L.A. Confidential without knowing anything about it. I liked the cover. I liked hard boiled detective fiction and I liked St. Marks Bookshop - which was still actually on St. Marks Place back at the dawn of the 90s.
Ellroy's L.A. Quartet are the blackest of noir. He uses a gigantic canvas to tell his long, violent story of corruption, crime and the emptiness at the heart of the dreams of post-war Southern California. His style is baroque and deeply profane, troubling to its core.
A few weeks ago the Curtis Hanson directed film of L.A. Confidential aired. Trav and I hadn't seen it in a good long while, so we watched it and it's... fine. But it's awfully clean for a film about the ugliest perversions and the deepest corruption. The movie is a well made, intelligently plotted period piece with some nice performances. It doesn't wear its period particularly comfortably and those suits worn by all those cops look awfully new. It seems a little small compared to the book, which is a different sort of animal entirely. There are two (!) serial killer subplots (both excised in the screenplay), dozens of characters - including many clearly based on real people including Walt Disney (who commits suicide), spanning nearly eight years. When I first read it I was dying to see it as a movie, but thought it was unfilmable. I was right, in order to film it, it had to be cut so far to the bone it had to become a different species entirely.
Most telling, the movie's villain, corrupt police Captain Dudley Smith, is killed at the end. James Cromwell is perfectly cast, but in the movie he is just a villain, a bad man doing bad things. In Ellroy's books he's the devil himself. All human greed and corruption made flesh. And like evil itself, he's unkillable. He can be momentarily neutralized, but never destroyed. In the books, taking down Smith destroys Ed Exely utterly, and Smith still isn't dead.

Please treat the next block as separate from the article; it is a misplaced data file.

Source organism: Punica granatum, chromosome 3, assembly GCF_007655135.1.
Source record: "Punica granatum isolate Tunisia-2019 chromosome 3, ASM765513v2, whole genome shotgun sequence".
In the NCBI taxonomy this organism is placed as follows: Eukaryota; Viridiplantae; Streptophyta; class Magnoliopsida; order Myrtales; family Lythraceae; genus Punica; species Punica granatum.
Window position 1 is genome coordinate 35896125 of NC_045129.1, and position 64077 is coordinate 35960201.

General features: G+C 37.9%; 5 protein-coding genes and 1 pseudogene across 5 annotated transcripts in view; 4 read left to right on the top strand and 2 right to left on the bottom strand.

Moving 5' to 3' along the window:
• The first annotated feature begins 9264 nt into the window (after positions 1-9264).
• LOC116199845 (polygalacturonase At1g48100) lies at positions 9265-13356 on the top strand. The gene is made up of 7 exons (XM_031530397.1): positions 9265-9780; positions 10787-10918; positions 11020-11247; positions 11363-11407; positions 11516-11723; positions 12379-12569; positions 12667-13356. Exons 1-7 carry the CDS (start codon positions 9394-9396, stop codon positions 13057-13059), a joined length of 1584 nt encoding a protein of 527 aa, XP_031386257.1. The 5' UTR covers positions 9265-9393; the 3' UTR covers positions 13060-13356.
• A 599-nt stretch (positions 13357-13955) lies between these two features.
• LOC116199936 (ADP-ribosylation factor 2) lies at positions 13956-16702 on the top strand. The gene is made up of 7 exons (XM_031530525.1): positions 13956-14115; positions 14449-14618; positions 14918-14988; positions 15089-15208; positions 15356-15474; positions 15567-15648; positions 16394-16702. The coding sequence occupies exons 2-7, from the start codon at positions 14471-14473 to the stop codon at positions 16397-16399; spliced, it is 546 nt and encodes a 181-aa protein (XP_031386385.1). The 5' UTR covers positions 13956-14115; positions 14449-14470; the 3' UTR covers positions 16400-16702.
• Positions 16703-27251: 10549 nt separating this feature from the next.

L.A. Confidential is a perfectly respectable movie, but what it needed was HBO and the fulfilled promise of novelistic storytelling television has given us in the last decade or so.
All this brings me to last night when I watched Red Riding: The Year of Our Lord 1974. I haven't read David Peace's quartet of books of crime, corruption and perversion in Yorkshire in the 1970s and early 80s, but I have a feeling they were given the sort of treatment that would have served Ellroy's books well. Set in Yorkshire (the West Riding, I believe, Brontë country) the landscape is bleak indeed. I don't know it for a certainty, but I wouldn't die of shock if Peace was influenced by Ellroy. Both have police so corrupt, they murder and torture, both contain serial killers who attach the wings of birds to the back of dead children. The film is violent and sometimes hard to watch, but it's awfully beautiful. Filmed in gorgeous 16mm, its period setting is perfect.
Yorkshire is thousands of actual and conceptual miles from sunny L.A., but they share the same corrosive misery, a baroque inescapable violence and doom. The young reporter who ineptly tries to sort out the killings and the corruption and lies that surround him is destroyed utterly. Bam. The end.